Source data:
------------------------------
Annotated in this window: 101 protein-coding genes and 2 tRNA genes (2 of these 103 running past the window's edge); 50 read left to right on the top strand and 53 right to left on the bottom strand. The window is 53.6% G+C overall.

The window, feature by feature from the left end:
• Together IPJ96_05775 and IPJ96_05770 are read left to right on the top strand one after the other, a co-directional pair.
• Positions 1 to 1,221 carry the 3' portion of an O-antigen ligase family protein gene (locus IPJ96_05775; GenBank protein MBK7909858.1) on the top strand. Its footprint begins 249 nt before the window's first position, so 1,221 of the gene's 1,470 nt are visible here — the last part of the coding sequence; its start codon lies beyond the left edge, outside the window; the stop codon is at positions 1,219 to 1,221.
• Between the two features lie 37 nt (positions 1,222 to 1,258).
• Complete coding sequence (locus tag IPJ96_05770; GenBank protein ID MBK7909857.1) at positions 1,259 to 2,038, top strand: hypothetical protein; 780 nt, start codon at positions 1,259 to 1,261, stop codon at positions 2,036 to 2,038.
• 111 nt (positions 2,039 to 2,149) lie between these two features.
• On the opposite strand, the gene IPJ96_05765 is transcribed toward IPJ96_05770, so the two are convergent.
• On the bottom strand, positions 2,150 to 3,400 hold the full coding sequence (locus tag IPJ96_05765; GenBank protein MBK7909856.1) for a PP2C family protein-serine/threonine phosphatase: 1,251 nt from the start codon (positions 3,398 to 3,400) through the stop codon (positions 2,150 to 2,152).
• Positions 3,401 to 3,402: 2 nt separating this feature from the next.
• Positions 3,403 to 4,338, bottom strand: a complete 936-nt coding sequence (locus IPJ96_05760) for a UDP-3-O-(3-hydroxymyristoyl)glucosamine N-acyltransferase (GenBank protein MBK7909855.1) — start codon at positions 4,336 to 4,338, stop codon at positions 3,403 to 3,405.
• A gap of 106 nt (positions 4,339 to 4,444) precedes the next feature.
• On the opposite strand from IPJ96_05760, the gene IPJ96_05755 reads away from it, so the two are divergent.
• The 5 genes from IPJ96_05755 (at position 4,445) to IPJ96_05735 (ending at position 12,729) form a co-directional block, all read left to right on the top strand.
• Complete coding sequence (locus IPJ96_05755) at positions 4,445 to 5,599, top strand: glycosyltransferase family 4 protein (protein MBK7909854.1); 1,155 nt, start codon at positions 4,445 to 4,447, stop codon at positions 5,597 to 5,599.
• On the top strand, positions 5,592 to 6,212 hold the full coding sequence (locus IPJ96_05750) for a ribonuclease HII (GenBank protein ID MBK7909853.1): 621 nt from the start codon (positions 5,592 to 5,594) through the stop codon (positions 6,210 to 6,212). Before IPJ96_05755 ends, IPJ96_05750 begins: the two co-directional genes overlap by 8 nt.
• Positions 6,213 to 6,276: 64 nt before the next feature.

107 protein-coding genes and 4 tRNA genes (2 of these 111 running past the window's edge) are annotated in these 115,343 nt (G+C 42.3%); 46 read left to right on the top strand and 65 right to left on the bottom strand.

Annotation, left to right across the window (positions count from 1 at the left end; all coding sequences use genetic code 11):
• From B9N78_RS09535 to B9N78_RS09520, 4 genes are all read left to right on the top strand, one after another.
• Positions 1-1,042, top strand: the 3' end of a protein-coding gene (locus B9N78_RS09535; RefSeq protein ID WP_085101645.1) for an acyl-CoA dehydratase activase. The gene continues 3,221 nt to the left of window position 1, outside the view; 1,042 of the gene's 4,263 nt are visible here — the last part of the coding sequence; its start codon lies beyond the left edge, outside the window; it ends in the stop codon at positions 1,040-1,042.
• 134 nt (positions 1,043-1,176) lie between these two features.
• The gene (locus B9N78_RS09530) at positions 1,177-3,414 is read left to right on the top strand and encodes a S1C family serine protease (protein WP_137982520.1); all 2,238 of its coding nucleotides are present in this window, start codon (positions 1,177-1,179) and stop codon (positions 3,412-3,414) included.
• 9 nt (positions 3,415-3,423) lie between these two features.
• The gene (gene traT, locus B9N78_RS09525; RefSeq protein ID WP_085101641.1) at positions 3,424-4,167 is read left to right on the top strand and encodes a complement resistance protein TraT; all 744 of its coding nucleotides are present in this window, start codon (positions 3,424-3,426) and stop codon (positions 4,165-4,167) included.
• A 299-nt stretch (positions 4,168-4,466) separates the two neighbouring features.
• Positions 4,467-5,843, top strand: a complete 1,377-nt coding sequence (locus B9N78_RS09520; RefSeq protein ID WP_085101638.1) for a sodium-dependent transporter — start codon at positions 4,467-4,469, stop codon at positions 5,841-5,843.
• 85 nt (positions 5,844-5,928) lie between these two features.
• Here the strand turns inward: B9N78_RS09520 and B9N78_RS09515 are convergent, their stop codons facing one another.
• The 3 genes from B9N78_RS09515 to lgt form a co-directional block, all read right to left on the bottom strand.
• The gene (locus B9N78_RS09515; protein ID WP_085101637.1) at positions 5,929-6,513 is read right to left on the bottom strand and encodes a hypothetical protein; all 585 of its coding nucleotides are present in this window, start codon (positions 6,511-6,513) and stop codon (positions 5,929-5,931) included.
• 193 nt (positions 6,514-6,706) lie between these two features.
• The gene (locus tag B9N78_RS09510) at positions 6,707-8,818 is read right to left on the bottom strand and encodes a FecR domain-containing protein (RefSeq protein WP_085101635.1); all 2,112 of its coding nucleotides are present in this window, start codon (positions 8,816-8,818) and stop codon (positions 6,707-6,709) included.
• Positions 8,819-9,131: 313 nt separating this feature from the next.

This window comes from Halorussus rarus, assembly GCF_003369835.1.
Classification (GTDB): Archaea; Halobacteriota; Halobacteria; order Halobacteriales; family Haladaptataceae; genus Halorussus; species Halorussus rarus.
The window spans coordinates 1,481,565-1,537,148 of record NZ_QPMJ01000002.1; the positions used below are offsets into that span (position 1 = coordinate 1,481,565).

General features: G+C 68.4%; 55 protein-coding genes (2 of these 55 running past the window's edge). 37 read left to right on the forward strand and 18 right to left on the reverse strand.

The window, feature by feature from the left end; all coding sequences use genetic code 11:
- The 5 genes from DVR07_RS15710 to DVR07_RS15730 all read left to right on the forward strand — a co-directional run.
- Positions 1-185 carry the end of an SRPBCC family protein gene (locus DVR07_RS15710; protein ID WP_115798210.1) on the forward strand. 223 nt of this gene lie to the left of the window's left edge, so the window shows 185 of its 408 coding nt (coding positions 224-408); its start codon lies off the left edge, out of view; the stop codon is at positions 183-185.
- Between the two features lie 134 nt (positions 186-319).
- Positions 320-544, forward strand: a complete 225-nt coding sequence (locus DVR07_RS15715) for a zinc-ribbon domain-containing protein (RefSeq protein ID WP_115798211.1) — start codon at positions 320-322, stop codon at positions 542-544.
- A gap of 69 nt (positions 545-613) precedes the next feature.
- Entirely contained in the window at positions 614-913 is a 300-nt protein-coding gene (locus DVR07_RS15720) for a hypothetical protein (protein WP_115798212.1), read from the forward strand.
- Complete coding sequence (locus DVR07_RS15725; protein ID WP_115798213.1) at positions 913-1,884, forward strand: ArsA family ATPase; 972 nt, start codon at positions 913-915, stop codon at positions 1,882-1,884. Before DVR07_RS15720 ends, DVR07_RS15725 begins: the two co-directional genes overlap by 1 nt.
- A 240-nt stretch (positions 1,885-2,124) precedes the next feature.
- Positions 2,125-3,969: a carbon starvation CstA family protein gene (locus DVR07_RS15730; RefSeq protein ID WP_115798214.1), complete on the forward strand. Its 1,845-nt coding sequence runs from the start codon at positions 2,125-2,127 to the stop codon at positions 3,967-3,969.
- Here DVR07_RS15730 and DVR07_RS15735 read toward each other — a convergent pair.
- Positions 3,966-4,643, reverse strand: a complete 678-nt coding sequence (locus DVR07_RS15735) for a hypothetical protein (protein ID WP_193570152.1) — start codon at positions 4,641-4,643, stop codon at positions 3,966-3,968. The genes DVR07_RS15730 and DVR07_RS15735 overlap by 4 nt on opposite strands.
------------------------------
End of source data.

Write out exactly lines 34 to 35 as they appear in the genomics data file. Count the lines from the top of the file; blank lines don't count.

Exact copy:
• Positions 8,819-9,131: 313 nt separating this feature from the next.

This window comes from Halorussus rarus, assembly GCF_003369835.1.